After a police search spanning 20 years, a quarter shekel coin from as far back as 69 AD, one of only four of its kind known to exist and worth $1m, has been returned to the state of Israel.
The silver coin was minted during a Jewish revolt nearly 2,000 years ago but stolen from Israel in 2002.
The search for the coin began when the Israel Antiquities Authority (IAA) were told by informants that the coin had been taken by Palestinians from a hoard unearthed in the Ella Valley, south of Jerusalem.
The IAA says it spent the next ten years and six months trying to locate the coin, which passed through illicit antiques markets in Israel, Jordan and the UK. It was eventually exported to the US for sale at an auction in Denver, Colorado, in 2017.
The IAA alerted US Homeland Security Investigations (HSI), which then took administrative custody of the coin. The investigation was passed to the Manhattan District Attorney’s Antiquities Trafficking Unit (ATU), which obtained a court order to repatriate the coin based on information from informants in five countries along with help from authorities in Europe and the Middle East.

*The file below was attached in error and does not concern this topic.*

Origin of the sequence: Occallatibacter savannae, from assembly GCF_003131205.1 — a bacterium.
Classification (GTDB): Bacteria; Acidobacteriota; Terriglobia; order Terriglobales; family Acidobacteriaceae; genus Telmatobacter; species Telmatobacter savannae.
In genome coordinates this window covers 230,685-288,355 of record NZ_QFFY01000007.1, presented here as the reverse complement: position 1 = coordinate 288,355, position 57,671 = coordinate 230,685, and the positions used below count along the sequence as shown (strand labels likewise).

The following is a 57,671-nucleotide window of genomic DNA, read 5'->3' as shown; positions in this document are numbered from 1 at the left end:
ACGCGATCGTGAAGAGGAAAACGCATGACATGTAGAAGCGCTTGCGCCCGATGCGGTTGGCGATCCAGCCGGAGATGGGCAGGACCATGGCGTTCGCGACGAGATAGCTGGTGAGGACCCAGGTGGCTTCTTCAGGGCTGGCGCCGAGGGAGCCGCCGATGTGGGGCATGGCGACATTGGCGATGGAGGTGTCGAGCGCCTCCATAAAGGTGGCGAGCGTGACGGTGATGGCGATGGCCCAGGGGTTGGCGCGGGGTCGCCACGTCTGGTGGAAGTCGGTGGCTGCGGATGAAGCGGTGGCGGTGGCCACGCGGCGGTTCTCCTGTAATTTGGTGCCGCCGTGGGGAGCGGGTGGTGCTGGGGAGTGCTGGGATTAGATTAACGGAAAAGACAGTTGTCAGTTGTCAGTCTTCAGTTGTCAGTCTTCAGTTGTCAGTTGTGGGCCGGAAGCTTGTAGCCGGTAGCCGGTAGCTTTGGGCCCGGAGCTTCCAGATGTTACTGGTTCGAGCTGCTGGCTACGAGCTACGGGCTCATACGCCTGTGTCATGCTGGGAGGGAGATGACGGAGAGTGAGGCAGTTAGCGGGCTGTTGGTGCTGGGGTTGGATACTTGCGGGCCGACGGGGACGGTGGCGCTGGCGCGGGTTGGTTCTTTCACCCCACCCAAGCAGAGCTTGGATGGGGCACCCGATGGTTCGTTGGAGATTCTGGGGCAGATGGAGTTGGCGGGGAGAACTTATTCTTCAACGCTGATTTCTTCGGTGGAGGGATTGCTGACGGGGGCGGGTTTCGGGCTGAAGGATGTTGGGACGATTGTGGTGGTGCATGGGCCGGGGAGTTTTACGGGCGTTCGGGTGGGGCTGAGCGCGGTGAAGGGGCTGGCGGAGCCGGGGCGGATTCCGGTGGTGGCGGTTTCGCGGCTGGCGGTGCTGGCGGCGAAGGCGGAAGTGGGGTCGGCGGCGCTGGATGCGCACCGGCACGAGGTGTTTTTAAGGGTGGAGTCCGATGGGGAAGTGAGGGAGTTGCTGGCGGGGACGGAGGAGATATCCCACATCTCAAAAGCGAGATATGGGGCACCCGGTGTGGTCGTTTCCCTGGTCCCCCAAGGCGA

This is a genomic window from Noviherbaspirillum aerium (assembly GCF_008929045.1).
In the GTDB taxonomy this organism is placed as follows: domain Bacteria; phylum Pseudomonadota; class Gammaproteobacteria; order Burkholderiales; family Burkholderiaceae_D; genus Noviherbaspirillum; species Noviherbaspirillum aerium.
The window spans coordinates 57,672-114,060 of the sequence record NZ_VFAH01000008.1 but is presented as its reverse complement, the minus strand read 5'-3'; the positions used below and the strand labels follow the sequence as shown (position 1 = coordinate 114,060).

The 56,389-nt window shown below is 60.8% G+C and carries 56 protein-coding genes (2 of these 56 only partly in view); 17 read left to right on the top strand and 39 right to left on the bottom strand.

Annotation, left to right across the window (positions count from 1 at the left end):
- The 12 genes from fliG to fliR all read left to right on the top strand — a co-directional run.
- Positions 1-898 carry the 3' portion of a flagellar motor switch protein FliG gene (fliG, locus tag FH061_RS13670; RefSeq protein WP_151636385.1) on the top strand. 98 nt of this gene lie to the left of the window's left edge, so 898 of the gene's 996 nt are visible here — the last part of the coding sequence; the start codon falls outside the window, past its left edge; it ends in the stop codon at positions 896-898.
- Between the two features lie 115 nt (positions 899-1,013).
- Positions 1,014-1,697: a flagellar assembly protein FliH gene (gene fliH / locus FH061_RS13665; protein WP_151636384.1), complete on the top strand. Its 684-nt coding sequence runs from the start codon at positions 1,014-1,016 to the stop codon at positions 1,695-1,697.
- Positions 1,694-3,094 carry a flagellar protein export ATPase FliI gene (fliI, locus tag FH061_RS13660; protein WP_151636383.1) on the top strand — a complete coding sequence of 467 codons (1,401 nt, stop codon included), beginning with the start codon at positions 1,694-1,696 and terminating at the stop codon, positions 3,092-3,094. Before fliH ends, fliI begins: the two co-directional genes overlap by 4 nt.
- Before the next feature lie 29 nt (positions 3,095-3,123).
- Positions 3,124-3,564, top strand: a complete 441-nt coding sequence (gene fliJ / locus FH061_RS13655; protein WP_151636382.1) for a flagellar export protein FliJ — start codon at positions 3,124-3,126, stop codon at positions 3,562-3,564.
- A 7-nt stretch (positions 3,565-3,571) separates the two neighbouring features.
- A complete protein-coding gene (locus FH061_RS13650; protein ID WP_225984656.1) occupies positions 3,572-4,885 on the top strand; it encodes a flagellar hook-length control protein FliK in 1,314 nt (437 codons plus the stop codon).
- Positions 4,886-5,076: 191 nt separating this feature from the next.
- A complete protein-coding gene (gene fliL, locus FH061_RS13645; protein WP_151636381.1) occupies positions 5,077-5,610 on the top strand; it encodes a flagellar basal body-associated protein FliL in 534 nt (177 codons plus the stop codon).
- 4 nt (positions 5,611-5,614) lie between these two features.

The coin was handed over on Monday September 12, in a ceremony at the Manhattan District Attorney’s office attended by US and Israeli officials, including Israel’s ambassador to the UN Gilad Erdan.
“Today we join our partners to return an incredibly rare piece of Israel’s history, the quarter shekel coin, a symbol of independence from the time of Roman presence in what is now modern Israel,” HSI agent Ricky J Patel told the gathering.
“A cherished piece of history [is] finally going home,”
The silver coin, embossed with Jewish motifs, is one of only four of its kind known to be in existence. The IAA dated it to 69 AD – the fourth year of the Great Revolt.
The minting of a such a coin was “in fact a declaration of independence by the Jews in the land of Israel, a statement against the mighty empire that stood before them”, said Ilan Hadad of the IAA.
The Great Revolt saw a rebellion by Jews in Judea against oppressive rule by the Romans, who had ended Jewish independence there a century earlier.